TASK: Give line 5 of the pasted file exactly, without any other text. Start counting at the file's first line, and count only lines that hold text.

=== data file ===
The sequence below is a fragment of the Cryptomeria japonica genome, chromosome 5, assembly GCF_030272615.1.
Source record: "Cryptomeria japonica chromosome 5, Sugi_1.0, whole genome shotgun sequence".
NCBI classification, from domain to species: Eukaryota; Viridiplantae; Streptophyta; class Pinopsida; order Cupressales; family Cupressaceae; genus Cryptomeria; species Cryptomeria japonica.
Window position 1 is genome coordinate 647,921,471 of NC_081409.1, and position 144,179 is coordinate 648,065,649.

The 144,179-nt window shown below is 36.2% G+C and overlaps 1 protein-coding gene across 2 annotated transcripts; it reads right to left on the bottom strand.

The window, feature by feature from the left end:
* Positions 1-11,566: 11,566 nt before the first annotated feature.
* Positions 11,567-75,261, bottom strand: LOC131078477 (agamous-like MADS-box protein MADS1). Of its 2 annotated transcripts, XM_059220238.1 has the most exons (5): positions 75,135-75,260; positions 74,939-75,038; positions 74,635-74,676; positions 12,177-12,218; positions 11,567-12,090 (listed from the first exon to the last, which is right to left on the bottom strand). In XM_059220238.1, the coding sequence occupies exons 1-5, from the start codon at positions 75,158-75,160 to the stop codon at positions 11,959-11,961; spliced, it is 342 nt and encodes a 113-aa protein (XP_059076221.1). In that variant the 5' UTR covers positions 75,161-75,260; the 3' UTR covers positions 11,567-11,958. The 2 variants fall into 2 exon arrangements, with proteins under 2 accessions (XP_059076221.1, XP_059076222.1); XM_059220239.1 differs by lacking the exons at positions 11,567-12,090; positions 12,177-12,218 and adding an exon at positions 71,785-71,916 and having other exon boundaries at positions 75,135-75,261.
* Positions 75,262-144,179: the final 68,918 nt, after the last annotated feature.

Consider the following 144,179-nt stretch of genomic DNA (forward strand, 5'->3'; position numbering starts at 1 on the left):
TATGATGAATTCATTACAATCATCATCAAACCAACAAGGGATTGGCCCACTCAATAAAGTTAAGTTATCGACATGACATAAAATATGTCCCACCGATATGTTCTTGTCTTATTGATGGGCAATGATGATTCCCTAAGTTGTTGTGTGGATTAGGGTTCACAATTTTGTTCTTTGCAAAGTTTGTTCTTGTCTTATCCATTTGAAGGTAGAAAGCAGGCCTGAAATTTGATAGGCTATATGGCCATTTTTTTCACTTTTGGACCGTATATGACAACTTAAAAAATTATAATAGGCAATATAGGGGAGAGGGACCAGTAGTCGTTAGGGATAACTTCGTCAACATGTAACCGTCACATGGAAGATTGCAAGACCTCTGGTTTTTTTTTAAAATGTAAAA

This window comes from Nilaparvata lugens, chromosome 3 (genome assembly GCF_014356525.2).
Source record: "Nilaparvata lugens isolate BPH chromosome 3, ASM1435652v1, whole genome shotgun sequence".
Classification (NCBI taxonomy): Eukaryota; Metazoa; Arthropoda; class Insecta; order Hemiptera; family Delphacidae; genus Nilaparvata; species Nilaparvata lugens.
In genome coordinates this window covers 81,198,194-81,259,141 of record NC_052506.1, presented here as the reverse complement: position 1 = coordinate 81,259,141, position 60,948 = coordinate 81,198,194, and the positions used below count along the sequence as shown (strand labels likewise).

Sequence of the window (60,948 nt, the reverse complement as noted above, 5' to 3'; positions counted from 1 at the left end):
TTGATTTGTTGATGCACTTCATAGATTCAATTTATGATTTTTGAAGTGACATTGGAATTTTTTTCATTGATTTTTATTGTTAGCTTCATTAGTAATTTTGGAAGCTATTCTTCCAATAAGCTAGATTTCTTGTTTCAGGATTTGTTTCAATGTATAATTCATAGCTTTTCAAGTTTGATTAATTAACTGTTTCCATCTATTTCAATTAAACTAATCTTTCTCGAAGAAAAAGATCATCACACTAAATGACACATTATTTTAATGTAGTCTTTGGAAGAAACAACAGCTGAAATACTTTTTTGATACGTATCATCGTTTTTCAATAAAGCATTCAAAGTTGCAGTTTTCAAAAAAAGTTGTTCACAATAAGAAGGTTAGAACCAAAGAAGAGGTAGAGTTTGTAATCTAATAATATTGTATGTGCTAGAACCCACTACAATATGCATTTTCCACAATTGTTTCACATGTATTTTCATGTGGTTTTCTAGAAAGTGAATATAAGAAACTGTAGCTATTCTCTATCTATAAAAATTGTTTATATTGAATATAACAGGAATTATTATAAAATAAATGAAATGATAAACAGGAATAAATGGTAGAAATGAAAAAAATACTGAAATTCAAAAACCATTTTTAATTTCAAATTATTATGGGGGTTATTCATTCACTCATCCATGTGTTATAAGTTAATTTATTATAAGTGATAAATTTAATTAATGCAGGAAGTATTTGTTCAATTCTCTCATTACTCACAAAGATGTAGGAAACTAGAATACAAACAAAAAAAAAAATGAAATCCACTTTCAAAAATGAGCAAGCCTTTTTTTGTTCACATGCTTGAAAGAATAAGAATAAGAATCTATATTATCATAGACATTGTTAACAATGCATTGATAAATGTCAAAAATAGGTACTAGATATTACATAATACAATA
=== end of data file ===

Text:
The 144,179-nt window shown below is 36.2% G+C and overlaps 1 protein-coding gene across 2 annotated transcripts; it reads right to left on the bottom strand.